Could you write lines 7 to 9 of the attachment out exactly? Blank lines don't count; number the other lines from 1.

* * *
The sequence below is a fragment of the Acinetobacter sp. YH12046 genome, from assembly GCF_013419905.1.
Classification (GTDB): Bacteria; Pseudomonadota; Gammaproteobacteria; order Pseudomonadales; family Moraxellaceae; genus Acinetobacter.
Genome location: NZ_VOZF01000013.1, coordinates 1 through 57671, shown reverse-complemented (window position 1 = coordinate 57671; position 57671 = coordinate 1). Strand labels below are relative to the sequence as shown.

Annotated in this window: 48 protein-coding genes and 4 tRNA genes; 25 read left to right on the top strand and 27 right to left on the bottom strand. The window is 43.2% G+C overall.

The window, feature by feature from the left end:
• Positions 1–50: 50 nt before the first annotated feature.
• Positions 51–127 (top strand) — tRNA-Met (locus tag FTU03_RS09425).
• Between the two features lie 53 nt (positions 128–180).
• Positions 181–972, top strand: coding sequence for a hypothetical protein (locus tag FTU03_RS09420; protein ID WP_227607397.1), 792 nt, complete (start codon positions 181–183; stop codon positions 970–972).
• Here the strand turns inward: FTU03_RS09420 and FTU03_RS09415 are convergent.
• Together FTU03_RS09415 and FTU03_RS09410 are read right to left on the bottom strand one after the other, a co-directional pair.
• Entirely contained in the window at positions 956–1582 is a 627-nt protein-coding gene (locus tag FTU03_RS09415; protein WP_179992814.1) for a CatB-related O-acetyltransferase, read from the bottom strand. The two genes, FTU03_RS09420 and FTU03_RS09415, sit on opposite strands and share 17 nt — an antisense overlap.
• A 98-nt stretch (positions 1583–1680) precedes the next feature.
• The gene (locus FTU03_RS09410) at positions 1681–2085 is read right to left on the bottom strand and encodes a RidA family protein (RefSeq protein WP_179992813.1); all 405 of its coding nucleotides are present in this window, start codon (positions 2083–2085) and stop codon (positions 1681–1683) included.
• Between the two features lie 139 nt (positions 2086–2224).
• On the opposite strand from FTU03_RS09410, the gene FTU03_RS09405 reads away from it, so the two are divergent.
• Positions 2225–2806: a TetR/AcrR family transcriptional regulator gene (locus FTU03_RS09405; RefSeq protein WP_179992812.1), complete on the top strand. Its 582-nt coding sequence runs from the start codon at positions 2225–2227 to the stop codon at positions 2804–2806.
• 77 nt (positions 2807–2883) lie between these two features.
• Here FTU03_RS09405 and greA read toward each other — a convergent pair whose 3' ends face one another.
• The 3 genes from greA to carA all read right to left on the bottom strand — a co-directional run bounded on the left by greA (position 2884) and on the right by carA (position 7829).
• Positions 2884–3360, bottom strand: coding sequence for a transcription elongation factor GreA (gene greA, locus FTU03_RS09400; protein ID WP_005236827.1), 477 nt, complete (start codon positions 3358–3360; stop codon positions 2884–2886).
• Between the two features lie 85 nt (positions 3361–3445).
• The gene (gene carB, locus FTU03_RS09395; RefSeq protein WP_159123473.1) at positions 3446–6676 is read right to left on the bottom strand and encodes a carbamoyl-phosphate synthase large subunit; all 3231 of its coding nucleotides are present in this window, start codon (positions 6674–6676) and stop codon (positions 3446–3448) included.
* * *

• Positions 51–127 (top strand) — tRNA-Met (locus tag FTU03_RS09425).
• Between the two features lie 53 nt (positions 128–180).
• Positions 181–972, top strand: coding sequence for a hypothetical protein (locus tag FTU03_RS09420; protein ID WP_227607397.1), 792 nt, complete (start codon positions 181–183; stop codon positions 970–972).